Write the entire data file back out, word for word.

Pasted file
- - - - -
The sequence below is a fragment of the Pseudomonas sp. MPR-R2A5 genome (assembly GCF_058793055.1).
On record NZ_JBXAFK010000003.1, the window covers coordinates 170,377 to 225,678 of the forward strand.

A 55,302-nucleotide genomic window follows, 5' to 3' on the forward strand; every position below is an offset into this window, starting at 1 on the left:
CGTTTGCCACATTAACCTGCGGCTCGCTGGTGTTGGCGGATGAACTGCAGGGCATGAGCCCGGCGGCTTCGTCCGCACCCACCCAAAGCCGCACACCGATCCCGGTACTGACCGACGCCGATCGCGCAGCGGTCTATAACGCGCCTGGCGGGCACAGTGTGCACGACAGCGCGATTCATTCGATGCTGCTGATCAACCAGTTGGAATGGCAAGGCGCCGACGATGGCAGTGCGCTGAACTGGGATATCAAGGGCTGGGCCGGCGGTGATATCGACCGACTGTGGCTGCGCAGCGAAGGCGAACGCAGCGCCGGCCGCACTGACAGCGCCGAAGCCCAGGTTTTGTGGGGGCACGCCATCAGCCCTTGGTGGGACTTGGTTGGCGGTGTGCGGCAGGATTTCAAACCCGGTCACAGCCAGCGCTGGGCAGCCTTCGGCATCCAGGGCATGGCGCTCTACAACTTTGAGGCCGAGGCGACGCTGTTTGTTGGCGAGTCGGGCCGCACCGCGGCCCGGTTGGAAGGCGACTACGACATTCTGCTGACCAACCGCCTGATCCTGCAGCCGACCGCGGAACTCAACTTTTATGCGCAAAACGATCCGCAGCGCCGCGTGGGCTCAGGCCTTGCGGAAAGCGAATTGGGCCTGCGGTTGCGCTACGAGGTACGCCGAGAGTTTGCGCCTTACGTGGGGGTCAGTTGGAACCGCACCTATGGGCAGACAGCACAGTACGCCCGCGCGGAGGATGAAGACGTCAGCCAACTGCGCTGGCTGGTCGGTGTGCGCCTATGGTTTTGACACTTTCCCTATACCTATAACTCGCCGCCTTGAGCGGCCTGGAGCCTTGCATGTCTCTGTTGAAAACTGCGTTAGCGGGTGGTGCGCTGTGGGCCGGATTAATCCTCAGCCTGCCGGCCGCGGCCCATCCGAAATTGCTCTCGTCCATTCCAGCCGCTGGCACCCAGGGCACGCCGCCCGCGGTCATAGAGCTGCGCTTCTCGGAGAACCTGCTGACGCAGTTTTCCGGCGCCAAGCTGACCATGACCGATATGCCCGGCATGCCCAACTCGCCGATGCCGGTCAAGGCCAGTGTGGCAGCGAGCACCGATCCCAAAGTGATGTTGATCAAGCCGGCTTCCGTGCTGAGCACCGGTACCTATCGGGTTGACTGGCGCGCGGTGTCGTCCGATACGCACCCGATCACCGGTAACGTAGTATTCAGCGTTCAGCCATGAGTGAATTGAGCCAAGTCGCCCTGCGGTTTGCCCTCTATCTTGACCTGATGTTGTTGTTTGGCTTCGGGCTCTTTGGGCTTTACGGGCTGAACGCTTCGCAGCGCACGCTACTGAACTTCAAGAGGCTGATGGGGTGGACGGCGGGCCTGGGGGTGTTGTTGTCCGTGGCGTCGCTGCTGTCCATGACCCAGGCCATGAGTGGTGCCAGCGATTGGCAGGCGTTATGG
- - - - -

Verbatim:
The sequence below is a fragment of the Pseudomonas sp. MPR-R2A5 genome (assembly GCF_058793055.1).
On record NZ_JBXAFK010000003.1, the window covers coordinates 170,377 to 225,678 of the forward strand.

A 55,302-nucleotide genomic window follows, 5' to 3' on the forward strand; every position below is an offset into this window, starting at 1 on the left:
CGTTTGCCACATTAACCTGCGGCTCGCTGGTGTTGGCGGATGAACTGCAGGGCATGAGCCCGGCGGCTTCGTCCGCACCCACCCAAAGCCGCACACCGATCCCGGTACTGACCGACGCCGATCGCGCAGCGGTCTATAACGCGCCTGGCGGGCACAGTGTGCACGACAGCGCGATTCATTCGATGCTGCTGATCAACCAGTTGGAATGGCAAGGCGCCGACGATGGCAGTGCGCTGAACTGGGATATCAAGGGCTGGGCCGGCGGTGATATCGACCGACTGTGGCTGCGCAGCGAAGGCGAACGCAGCGCCGGCCGCACTGACAGCGCCGAAGCCCAGGTTTTGTGGGGGCACGCCATCAGCCCTTGGTGGGACTTGGTTGGCGGTGTGCGGCAGGATTTCAAACCCGGTCACAGCCAGCGCTGGGCAGCCTTCGGCATCCAGGGCATGGCGCTCTACAACTTTGAGGCCGAGGCGACGCTGTTTGTTGGCGAGTCGGGCCGCACCGCGGCCCGGTTGGAAGGCGACTACGACATTCTGCTGACCAACCGCCTGATCCTGCAGCCGACCGCGGAACTCAACTTTTATGCGCAAAACGATCCGCAGCGCCGCGTGGGCTCAGGCCTTGCGGAAAGCGAATTGGGCCTGCGGTTGCGCTACGAGGTACGCCGAGAGTTTGCGCCTTACGTGGGGGTCAGTTGGAACCGCACCTATGGGCAGACAGCACAGTACGCCCGCGCGGAGGATGAAGACGTCAGCCAACTGCGCTGGCTGGTCGGTGTGCGCCTATGGTTTTGACACTTTCCCTATACCTATAACTCGCCGCCTTGAGCGGCCTGGAGCCTTGCATGTCTCTGTTGAAAACTGCGTTAGCGGGTGGTGCGCTGTGGGCCGGATTAATCCTCAGCCTGCCGGCCGCGGCCCATCCGAAATTGCTCTCGTCCATTCCAGCCGCTGGCACCCAGGGCACGCCGCCCGCGGTCATAGAGCTGCGCTTCTCGGAGAACCTGCTGACGCAGTTTTCCGGCGCCAAGCTGACCATGACCGATATGCCCGGCATGCCCAACTCGCCGATGCCGGTCAAGGCCAGTGTGGCAGCGAGCACCGATCCCAAAGTGATGTTGATCAAGCCGGCTTCCGTGCTGAGCACCGGTACCTATCGGGTTGACTGGCGCGCGGTGTCGTCCGATACGCACCCGATCACCGGTAACGTAGTATTCAGCGTTCAGCCATGAGTGAATTGAGCCAAGTCGCCCTGCGGTTTGCCCTCTATCTTGACCTGATGTTGTTGTTTGGCTTCGGGCTCTTTGGGCTTTACGGGCTGAACGCTTCGCAGCGCACGCTACTGAACTTCAAGAGGCTGATGGGGTGGACGGCGGGCCTGGGGGTGTTGTTGTCCGTGGCGTCGCTGCTGTCCATGACCCAGGCCATGAGTGGTGCCAGCGATTGGCAGGCGTTATGG